Now that I better understand my obsession with language, I know that what she meant more so than “let go” was to “accept.” To learn to take nothing personally, but accept that people are going to be who they are, in the season of life in which they need to be, working through what they’re working through and there’s not a single thing I can or should do to alter that course.
We support each other best by accepting each other. Always holding each other to high standards, sure. Seeing the promise in people we love and expecting that. But without our own expectations of who they must be forced upon them.
April 10, 2017, 8:40pm
*sigh* I don’t even know, loves.
I know there’s a lot going on in the world right now, but when your little world is so severely affected, you have to take care of home first.
UMiami family, I love you. I’m around if you need to talk.
Beng, I didn’t know you well. People CONSTANTLY told me about you. I heard stories all the time about how much you were loved, how people couldn’t believe I didn’t know you better – our paths just didn’t overlap much.
But I know how much you were deeply cherished. My heart breaks for those whom I know loved you so, so much.
Friends, I know how much you’re carrying right now. Please reach out. Please lean on each other. It’s completely okay to not be okay – there’s no way you could be right now. Deal however you need to deal, but know you are so loved.
So, so deeply loved.
April 11, 2017, 4pm
I’ve been privileged to have a lot of conversations about mental health and self-care over these last few days.
Yesterday, I had a conversation with a friend who rarely feels as though he’s in the same place as his peers. I pushed back, “but who are your peers, though?”
We do so much to compare. So much to beat ourselves up when we don’t feel like we’re in the “right” place at the “right” time doing the “right” things. And yet we know nothing of the people we’re constantly comparing ourselves to.
For me personally, there are a million things I want to accomplish. They’ll come. We severely underestimate the progress we’re making because we’re too close to our day-to-day. We forget to be proud of ourselves for all that we do, all that we’ve overcome, all that we carry.
In the end, I’d much rather be carrying my own set of burdens – which my life has conditioned me to carry and make me who I am – than look over and wish for someone else’s. Because when you’re comparing yourself against someone else’s good, you’re negating the fact that they’re carrying things too. Maybe your stuff is harder, but maybe their stuff feels heavier to them because they’re not as strong as you. It’s all relative.
Acknowledge yourself for where you are. For the load you carry. For your strength and perseverance.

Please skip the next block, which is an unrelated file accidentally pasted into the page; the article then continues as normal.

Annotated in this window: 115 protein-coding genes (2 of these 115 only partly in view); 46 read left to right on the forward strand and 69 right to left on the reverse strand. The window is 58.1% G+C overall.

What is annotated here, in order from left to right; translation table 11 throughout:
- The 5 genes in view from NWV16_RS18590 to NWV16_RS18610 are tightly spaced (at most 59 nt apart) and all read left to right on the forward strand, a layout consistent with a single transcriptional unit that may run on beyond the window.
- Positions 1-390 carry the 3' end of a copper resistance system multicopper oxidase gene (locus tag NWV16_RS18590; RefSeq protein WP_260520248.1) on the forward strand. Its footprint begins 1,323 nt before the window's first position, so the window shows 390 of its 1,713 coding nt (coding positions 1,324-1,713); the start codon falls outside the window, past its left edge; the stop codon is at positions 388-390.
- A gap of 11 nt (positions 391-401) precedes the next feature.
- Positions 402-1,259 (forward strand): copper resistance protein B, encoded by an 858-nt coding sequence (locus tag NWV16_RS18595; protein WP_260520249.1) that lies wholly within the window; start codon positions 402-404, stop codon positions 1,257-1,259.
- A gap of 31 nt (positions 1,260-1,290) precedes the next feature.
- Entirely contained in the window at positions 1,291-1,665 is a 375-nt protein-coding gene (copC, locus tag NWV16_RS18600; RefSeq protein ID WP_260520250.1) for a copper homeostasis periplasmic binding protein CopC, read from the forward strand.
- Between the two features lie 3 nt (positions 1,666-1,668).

And never be afraid to operate in your own plane. Different isn’t bad. It’s just different. None of us are supposed to be on the same path. How boring would that be?
I know I talk about mental health a lot, but to be honest, it’s usually me writing/talking at you and not a lot of back and forth. For whatever it’s worth, I’m glad we’ve been forced to change the dynamic. I appreciate you all greatly for opening up. It means a lot.
April 11, 2017, 9pm
Hey, love. This weight is still really heavy. There’s no way it can’t be. But if you’re not eating, if you’re not sleeping, you cannot hope to be able to deal. If you’re depriving your body of the basic things it needs – rest, nutrients – it cannot pump out the brain chemicals you need to help process things.
Your brain and your body want to help you feel okay. It’s how they’re designed – to make sure you survive and thrive. But your brain CANNOT make those feel-good chemicals if you’re not resting, not eating, eating crap, putting things into your body that inhibit its ability to work normally, or can’t unplug from tech (the constant screen-time is fucking with your head and circadian rhythm).
Eat real food. Breathe. Drink a lot of water. Breathe. Put down the caffeine or the alcohol or the pain pills. Big, deep, belly breath. Laugh with your friends at the dumbest crap you can find. Breathe.
And whenever and however you feel better, you’re good. You’re on your own timeline here. If you already feel better, wonderful. You don’t have to feel guilty for feeling okay. If you’re not there yet, cool. You don’t need to feel weak for still working through this.
But wherever you are, dial it back. Make sure you’re doing the basics first. You cannot build your health upon a crap foundation.
(And if you’re still really struggling, here’s your script for asking for help – “hey. I’m not okay.” Don’t overthink it. People want to help you. It is a gift to be able to help each other. Just reach out.)
April 12, 2017
All of us go through a tremendous amount of bullshit. All of us. And a LOT of it. Whether we inadvertently create it for ourselves or it is brought to us by others doesn’t really matter, it’s about how we deal with it. 80% of it can just be shaken off, passed through. It’s the little, inconsequential stuff we’re meant to learn how to let go of.
But for the other 20%, the heavy stuff, I think we need to accept the value of recognizing it, acknowledging it, saying “you know what, this is too much. Give me a minute.” We all try to be so strong and act like nothing phases us and there’s value in that strength, sure.
But there’s also value in being real about the particularly sucky stuff. Being a human and not just throwing away a feeling because it’s uncomfortable. Letting yourself feel how you feel.
I think learning that it’s normal to be sad, frustrated, angry, lonely – that only helps in the long run. Because when you get to the next place that makes you feel those things, you can say “hey, I recognize you. I know you’ll be gone soon. Have a seat over there while I keep going on about what I was doing. Feel free to leave without saying bye, I’ll be busy.”
Because then you’re not fighting it. You’re letting yourself live with it. You’re not overwhelmed with it because you’re not consumed by making it go away. There’s a certain kindness to ourselves in that. In knowing that not every day is going to be perfect, and that’s okay. It’s life.
April 12, 2017, 7pm